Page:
By Kulbhushan Kain
Once upon a time, Clement Town was a place where only foreigners and Anglo-Indians could buy property. Hence, a lot of them made it their home. Over the years the Punjabis trickled in. Some of them found the place attractive and recommended it to their relatives. A large number of Punjabi families who resided in Clement Town were related closely or distantly to each other. My father came to Clement Town and influenced our cousins, the Joshis, to do the same. It was the same with the Kalsis – they were a bunch of relatives, as was the case with Seth Panna Lal and the Mittals. Ditto with Jyoti Lala and the Jains! The main and side roads that ran from Subhash Nagar to the Post Office were flanked by huge bungalows. Everyone knew everyone!
There were a number of Garhwalis and Nepalese who resided in Clement Town – mostly on the Mohabewallah side, giving the locality a distinct flavour. There was also a substantial number of Muslims who lived on the Bharuwala side – especially Murrawala.
Another group which came into Clement Town were the Tibetans who had fled Tibet when the Chinese occupied it, and resettled in many parts of India – Clement Town being one of them. They brought with them a touch of ”Chinese” culture – Chhaang, Momos, Noodles (Thukpa), Jeans, Music (western) being an important part of it. They set up their colony beyond the local Post Office near the Air Force Selection Board.
But the group which was very important and added a cosmopolitan touch to Clement Town was the Armed Forces. Clement Town was basically a cantonment town and was influenced by the way the Armed Forces personnel went about their lives. The “Armed Forces way of life” was neither Western nor Eastern – it was just the Armed Forces way of life. Even today, after having rubbed shoulders with many groups and sub-groups, international and national, I feel most comfortable in a Mess or in the home of Armed Forces Personnel.
The Army had their semi-open air theatre just down the road from the Victory Cinema where movies were filmed every Saturday. It was an eagerly anticipated day -everyone wanted to see the movie and be seen there. One could get in directly if one was an Armed Forces personnel, or as a their guest by buying a ticket at a very nominal price. I remember seeing a number of movies there – Haathi Mere Saathi, Sachaa Jhootha, Bhramchari, Qanoon, Aaarzoo, Dream Girl, and many more. Sometimes, when a popular movie was to be screened, we would lobby to get the tickets much in advance because there would only be a certain amount of tickets available. It was probably the only movie hall in India where no one ever whistled at a dialogue, dress, or a romantic scene. Only clapping – and that too very measured and dignified. When the electricity would fail sometimes there would be a collective ‘aaahh’– but no shouts or shrieks of “bhoot”. During the intervals, knick knacks, samosas and, on a cold night, a hot cup of coffee could be bought. It was a place where at least once a week everyone would dress up in their best clothes in an attempt to catch someone’s eye.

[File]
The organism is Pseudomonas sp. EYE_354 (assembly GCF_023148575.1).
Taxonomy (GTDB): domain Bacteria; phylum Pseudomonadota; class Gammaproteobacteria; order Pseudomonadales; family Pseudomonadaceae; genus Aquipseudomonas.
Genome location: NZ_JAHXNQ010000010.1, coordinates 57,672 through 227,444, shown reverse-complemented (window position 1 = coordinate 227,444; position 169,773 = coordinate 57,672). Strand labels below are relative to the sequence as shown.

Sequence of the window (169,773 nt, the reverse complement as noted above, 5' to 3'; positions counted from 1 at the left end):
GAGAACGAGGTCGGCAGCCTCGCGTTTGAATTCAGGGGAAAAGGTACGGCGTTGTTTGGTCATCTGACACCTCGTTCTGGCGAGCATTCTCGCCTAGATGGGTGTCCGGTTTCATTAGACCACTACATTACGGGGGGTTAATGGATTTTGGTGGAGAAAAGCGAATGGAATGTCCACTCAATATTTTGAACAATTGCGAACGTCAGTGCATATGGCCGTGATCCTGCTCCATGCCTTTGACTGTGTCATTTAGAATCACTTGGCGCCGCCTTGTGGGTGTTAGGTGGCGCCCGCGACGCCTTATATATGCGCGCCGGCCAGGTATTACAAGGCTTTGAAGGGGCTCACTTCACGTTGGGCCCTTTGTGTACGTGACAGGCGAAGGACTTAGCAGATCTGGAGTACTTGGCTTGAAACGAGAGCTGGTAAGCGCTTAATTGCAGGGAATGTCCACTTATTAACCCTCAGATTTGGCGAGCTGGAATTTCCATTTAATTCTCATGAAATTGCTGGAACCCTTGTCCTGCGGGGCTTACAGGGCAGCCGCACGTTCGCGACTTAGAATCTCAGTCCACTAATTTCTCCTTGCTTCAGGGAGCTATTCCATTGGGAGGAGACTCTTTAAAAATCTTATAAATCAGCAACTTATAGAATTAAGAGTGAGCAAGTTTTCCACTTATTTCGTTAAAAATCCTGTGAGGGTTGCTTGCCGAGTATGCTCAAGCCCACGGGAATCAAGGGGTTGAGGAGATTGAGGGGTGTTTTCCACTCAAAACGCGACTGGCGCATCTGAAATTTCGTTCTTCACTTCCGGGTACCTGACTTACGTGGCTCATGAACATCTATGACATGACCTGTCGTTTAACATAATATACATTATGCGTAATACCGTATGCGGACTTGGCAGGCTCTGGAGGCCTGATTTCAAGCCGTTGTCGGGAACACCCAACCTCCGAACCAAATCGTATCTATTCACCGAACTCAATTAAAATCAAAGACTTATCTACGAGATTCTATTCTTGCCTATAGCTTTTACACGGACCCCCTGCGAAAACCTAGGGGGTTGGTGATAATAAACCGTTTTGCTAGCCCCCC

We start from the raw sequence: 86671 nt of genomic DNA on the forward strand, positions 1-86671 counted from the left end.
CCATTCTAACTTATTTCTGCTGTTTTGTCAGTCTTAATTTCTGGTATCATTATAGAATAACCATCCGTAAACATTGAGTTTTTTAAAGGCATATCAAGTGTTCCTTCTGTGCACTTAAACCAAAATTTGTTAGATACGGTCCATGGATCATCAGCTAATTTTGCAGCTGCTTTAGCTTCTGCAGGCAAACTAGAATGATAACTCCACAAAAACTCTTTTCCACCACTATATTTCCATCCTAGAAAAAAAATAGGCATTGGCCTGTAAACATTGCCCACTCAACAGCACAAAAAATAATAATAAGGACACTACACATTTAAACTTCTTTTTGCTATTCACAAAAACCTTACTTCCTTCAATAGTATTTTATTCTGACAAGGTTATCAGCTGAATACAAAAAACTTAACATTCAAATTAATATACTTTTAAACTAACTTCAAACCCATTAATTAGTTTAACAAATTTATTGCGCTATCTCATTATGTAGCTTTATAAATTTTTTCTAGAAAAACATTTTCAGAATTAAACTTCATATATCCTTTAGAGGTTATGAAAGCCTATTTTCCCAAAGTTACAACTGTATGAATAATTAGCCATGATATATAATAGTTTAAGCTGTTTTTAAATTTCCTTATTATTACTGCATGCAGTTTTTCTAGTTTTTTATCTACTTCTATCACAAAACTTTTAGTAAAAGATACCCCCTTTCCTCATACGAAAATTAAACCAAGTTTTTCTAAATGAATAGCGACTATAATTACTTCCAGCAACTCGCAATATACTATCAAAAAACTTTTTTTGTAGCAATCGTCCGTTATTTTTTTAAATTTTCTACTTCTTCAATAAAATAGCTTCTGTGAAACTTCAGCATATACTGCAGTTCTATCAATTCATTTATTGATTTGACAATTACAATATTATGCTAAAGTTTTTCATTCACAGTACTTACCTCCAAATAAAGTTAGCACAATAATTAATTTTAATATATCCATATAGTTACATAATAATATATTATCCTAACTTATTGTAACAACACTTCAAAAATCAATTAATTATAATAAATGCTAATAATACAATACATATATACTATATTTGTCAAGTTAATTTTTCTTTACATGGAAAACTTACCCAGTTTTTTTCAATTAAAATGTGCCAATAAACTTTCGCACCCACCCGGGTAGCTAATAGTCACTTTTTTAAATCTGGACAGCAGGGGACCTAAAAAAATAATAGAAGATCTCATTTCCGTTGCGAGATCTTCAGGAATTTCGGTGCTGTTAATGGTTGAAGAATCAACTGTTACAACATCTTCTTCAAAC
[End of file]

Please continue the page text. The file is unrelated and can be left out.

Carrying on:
Simple pleasures – simple times.
Sports and games were an important part of growing up and we learnt our cricket at the Dakota Grounds in Bharuwala. I learnt tennis at the Army Golden Key Club. I also drank my first peg of rum in it! There also was a swimming pool and squash courts where the legendary Raj Manchanda would play when he was posted there as a young officer!!
There were other grounds as well – one near the Victory Cinema, one near the Paris Estate next to the stream (oh so much like a English County ground) and one near the Society area near the pond in front of Khan Vilayat Ali’s house.
Sadly, there is not an inch of turf left there anymore. Flats, buildings and a University have swallowed Mother Nature’s bounty.
When I look back 50 years, my mind goes into a spin. Three Generals, IAS Officers, Journalists (Amreeta Cheema who not only was an international TV Broadcaster but also a Rhodes Scholar lived in Gunhill near Subhash Nagar), IITians (plenty of them), Musicians of international repute (Khan Vilayat Ali Khan, Bobby Cash, Shujaat and Zila), Police and Para Military Officers who had risen to the top of their pyramids, academics, businessmen who had stormed the bastions of international business, lawyers, doctors … the list just goes on and on. And all this coming from a locality which 50 years ago probably had a population of 5 thousand. It was a very special place. There was something in the water, the air, the culture of the place that pitch-forked its residents to commanding positions of authority.
Sadly, the Clement Town in which I grew up is dead. But not the memories. As I look back over my shoulders, I can see what Gulzaar Saab wrote:
उम्र की तलाशी ली
तोह जेब से लम्हे बरामद हुए
कुछ गम क़े थे, कुछ नम के थे, कुछ टूटे,
बस कुछ ही सही सलामत मिले
जो बच्चपन क़े थे!!
Ah, to be in Clement Town of the sixties – now that the spring is here!!
(Kulbhushan Kain is an award winning educationist with more than 4 decades of working in schools in India and abroad. He is a prolific writer who loves cricket, travelling and cooking. He can be reached at email@example.com)